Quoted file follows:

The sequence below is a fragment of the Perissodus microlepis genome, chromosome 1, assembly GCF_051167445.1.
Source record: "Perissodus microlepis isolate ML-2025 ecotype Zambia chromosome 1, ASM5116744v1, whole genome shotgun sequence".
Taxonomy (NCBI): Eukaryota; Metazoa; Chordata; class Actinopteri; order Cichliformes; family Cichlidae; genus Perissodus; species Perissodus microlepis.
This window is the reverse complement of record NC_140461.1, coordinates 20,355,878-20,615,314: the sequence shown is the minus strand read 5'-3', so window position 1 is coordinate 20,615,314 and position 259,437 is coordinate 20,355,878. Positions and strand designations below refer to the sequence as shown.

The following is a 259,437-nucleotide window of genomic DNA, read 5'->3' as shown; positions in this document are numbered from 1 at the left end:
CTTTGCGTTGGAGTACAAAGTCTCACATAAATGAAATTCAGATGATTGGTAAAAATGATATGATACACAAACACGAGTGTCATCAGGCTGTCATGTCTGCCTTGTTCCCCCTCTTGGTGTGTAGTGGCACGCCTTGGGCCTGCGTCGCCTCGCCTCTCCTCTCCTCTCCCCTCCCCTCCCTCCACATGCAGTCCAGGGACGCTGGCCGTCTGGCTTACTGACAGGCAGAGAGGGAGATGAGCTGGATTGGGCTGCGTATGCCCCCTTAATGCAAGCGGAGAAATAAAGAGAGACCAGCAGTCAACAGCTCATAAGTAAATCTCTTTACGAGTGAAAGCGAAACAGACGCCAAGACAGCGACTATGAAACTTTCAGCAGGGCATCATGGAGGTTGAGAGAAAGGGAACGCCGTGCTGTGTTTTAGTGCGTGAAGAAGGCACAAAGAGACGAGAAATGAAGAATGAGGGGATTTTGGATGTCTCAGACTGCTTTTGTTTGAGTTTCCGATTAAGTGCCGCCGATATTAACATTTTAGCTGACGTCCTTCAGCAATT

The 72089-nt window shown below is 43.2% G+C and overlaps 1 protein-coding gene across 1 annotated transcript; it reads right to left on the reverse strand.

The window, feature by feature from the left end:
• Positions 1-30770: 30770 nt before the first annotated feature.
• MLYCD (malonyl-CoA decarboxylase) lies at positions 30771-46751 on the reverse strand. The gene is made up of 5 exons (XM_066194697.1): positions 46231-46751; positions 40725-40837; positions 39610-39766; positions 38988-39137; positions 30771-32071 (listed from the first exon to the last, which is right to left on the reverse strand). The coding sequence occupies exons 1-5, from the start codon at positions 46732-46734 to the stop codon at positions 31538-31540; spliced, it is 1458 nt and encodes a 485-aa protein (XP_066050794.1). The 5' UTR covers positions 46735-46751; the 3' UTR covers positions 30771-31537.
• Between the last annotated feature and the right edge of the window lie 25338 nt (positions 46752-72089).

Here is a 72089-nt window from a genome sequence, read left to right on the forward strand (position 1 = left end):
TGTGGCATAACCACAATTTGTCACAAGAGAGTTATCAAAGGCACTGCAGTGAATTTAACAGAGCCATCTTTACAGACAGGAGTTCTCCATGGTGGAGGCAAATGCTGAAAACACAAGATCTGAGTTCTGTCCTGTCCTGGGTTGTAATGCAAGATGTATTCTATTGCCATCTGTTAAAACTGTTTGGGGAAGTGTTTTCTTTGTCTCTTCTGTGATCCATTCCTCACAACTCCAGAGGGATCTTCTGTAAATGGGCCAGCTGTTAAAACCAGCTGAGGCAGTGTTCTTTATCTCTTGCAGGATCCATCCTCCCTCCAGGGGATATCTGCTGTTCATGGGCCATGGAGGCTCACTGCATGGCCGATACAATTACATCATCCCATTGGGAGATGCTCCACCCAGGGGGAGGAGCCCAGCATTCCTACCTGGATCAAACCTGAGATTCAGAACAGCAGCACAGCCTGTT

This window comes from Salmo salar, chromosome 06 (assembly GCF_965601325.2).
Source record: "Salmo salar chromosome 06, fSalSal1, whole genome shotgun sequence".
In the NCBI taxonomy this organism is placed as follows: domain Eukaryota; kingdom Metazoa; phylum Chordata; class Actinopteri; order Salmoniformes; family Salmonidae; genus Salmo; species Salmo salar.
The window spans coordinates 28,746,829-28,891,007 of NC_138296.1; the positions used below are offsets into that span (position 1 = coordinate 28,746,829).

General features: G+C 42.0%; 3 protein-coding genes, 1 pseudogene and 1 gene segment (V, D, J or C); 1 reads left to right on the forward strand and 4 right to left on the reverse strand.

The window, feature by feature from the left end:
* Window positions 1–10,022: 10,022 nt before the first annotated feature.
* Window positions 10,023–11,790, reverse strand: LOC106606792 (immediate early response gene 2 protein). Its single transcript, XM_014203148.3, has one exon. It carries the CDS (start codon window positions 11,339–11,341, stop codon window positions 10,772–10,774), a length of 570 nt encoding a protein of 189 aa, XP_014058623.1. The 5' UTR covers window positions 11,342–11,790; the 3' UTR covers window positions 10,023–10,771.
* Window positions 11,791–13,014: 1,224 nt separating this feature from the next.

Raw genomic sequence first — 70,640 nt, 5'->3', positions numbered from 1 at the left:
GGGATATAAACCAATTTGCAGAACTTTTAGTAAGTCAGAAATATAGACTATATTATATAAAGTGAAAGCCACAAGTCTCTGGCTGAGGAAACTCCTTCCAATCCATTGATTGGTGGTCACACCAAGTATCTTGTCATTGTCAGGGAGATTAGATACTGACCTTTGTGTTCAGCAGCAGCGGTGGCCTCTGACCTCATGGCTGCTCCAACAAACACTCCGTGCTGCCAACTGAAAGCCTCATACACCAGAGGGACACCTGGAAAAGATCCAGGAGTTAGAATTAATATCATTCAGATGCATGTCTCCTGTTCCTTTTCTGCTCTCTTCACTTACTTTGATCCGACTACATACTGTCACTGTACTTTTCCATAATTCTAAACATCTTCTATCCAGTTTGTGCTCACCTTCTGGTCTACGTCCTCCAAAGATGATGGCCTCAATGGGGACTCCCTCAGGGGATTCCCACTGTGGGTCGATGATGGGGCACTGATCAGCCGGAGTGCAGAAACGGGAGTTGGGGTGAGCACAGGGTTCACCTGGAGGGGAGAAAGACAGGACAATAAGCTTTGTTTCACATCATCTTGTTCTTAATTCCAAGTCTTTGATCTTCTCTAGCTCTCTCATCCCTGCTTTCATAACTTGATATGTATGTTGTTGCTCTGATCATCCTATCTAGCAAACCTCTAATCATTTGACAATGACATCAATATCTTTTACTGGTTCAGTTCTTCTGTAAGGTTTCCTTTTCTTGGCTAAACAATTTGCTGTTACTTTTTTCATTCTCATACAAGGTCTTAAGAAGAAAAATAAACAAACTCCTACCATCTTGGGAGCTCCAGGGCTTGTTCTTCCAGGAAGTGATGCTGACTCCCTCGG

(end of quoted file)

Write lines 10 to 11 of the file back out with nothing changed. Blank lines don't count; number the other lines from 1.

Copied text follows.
• MLYCD (malonyl-CoA decarboxylase) lies at positions 30771-46751 on the reverse strand. The gene is made up of 5 exons (XM_066194697.1): positions 46231-46751; positions 40725-40837; positions 39610-39766; positions 38988-39137; positions 30771-32071 (listed from the first exon to the last, which is right to left on the reverse strand). The coding sequence occupies exons 1-5, from the start codon at positions 46732-46734 to the stop codon at positions 31538-31540; spliced, it is 1458 nt and encodes a 485-aa protein (XP_066050794.1). The 5' UTR covers positions 46735-46751; the 3' UTR covers positions 30771-31537.
• Between the last annotated feature and the right edge of the window lie 25338 nt (positions 46752-72089).